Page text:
Fidelity Investments Entering Crypto as Debate Over ‘Institutionalization’ Grows  

One of the world’s biggest asset managers is planning to launch new cryptocurrency offerings by the end of the year, the latest evidence of a broad institutional push to bring digital assets mainstream.

Fidelity to Enter Crypto

Fidelity Investments, the world’s sixth-largest asset manager, is developing a new suite of crypto- and blockchain-focused products, according to CEO Abigail Johnson.

“We’ve got a few things underway, a few things that are partially done but also kind of on the shelf because it’s not really the right time. We hope to have some things to announce by the end of the year,” Johnson told the Boston Fintech Week conference on Friday.

While details remain scant, Johnson said Fidelity’s forthcoming offerings aren’t what she expected when her firm first began researching the space.

As CCN quotes:

“What we started with was building a long list of use cases for either bitcoin, Ethereum, other cryptocurrencies, or potentially just raw blockchain technology. Most of them have been scrapped by now or at least put on the shelf. The things that actually survived were not the things I think necessarily we expected. We were trying to listen to the marketplace and anticipate what would make sense.”

As Hacked reported last October, Fidelity appears to have been one of the first major institutions to mine cryptocurrency. At the time, Johnson acknowledged that her company’s U.S.-based mining operation is “making a lot of money” but the real motivation was to learn how networks and consensus operate.

Crypto Adoption Grows but Questions Remain

With $2.5 trillion in assets under management, Fidelity is one of the biggest players in global finance and its entry into cryptocurrency will provide an instant legitimacy boost to the sector. Despite the recent market downturn, large institutions ranging from Goldman Sachs to Intercontinental Exchange have announced new crypto ventures all designed to bring digital assets to mainstream circles. Although the pace and timing of these initiatives varies, the underlying trend remains overwhelmingly in favor of greater adoption, not less.

Some analysts have warned that the institutionalization of cryptocurrencies such as bitcoin undermines the core mandate of peer-to-peer money. This view was recently conveyed by Andreas Antonopoulos, who argued that the inevitable rise of the bitcoin exchange-traded fund could do more harm than good.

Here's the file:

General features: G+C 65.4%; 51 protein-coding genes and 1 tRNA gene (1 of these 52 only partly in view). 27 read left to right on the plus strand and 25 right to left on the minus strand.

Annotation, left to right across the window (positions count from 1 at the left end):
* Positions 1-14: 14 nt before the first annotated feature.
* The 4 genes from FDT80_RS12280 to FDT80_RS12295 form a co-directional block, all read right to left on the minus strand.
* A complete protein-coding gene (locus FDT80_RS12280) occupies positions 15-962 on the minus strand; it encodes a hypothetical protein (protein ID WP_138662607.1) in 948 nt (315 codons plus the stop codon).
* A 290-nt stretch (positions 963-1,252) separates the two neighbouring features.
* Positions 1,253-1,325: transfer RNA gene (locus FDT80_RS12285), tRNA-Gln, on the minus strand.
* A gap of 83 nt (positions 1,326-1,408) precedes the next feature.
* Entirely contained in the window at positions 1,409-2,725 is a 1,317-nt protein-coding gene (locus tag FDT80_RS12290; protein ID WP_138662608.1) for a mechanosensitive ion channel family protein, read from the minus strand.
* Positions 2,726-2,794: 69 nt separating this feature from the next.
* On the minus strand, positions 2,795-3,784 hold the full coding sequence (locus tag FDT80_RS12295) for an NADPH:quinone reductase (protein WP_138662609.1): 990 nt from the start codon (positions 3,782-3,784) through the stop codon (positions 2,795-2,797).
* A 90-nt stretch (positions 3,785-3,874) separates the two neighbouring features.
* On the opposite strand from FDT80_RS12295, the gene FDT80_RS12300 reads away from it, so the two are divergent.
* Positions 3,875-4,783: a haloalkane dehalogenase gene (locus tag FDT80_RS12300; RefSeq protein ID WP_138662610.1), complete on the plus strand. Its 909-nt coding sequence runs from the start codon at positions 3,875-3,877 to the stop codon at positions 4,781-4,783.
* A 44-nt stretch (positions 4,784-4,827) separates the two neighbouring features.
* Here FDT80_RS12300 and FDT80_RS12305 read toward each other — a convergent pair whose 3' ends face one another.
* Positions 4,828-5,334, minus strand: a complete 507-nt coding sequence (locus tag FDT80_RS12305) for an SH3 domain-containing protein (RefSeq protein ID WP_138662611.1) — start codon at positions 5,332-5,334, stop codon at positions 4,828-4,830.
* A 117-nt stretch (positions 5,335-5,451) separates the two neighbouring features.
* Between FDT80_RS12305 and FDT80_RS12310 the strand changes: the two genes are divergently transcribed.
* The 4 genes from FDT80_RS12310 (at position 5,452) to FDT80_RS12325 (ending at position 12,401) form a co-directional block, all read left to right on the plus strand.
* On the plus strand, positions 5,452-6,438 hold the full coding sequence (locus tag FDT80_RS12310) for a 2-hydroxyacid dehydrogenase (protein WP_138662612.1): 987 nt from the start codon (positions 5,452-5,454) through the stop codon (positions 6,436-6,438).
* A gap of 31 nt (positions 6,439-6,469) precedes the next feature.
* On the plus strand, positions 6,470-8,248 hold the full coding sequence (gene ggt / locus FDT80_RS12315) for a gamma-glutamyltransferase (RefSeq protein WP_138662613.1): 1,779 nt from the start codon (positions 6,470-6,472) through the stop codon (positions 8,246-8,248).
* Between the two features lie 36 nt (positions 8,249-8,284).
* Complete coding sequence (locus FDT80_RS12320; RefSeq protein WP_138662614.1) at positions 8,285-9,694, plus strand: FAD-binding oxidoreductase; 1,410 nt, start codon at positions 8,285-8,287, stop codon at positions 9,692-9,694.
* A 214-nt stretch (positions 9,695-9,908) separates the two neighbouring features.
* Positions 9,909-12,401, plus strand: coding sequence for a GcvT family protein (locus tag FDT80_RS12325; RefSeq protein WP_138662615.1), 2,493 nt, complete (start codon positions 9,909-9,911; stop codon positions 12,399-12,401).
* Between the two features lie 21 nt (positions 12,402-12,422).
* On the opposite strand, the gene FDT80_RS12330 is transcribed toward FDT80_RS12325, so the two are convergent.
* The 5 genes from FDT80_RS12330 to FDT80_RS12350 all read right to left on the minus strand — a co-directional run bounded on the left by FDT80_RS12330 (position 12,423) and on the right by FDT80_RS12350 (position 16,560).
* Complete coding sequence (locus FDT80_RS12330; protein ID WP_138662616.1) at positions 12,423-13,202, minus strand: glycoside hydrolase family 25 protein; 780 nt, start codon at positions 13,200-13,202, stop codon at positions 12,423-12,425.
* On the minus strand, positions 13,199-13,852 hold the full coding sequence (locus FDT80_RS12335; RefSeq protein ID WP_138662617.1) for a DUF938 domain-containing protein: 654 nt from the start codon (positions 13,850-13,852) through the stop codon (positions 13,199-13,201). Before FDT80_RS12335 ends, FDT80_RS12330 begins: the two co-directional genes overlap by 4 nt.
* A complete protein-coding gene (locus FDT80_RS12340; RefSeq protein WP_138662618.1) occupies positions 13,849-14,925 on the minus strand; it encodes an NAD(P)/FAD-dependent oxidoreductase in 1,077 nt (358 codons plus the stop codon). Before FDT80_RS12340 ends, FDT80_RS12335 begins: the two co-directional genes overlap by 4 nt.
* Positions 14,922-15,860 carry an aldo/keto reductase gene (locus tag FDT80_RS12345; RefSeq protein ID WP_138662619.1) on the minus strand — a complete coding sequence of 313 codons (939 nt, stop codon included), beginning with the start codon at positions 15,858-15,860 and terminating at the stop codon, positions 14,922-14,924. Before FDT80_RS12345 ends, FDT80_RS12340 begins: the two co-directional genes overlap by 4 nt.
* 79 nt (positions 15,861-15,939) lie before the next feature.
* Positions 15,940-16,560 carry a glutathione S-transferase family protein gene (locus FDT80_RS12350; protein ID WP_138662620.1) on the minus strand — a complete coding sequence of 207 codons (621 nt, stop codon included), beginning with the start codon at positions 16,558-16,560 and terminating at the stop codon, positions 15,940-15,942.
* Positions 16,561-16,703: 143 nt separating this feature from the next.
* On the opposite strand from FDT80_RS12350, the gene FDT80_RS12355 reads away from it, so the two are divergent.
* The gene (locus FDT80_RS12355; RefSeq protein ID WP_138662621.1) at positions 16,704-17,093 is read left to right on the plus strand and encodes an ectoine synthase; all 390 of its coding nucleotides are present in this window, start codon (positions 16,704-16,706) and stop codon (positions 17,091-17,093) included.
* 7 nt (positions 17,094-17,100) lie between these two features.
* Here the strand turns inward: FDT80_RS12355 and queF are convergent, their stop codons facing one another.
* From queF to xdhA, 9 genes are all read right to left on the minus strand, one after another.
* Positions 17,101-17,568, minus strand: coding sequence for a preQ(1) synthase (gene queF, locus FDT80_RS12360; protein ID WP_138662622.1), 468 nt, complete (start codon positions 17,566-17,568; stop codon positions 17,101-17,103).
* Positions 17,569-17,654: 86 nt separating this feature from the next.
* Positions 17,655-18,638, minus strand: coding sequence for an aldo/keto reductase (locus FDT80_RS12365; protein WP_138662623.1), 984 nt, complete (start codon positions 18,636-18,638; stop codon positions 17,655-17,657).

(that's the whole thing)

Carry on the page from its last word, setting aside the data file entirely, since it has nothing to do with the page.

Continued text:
“ETFs fundamentally violates the underlying principle of peer-to-peer money, where each user is not operating through a custodian but has direct control of their money because they have direct control of their keys,” Antonopoulos said.

At this stage in the game, evaluating the impact of institutional money on cryptocurrency isn’t an exact science. Several analysts have noted correlations between, say, the launch of bitcoin futures and the meteoric drop in prices, but establishing causality is less credible given the small size of the futures market relative to trading over-the-counter and on digital exchanges. It has also been relatively easy to show the positive impact of bitcoin futures on volatility. As Diar points out, bitcoin’s volatility has declined sharply since December.

Disclaimer: The author owns bitcoin, Ethereum and other cryptocurrencies. He holds investment positions in the coins, but does not engage in short-term or day-trading.

Featured image courtesy of Shutterstock.

Chief Editor to and Contributor to, Sam Bourgi has spent the past nine years focused on economics, markets and cryptocurrencies. His work has been featured in and cited by some of the world's leading newscasts, including Barron's, CBOE and Forbes. Avid crypto watchers and those with a libertarian persuasion can follow him on twitter at @hsbourgi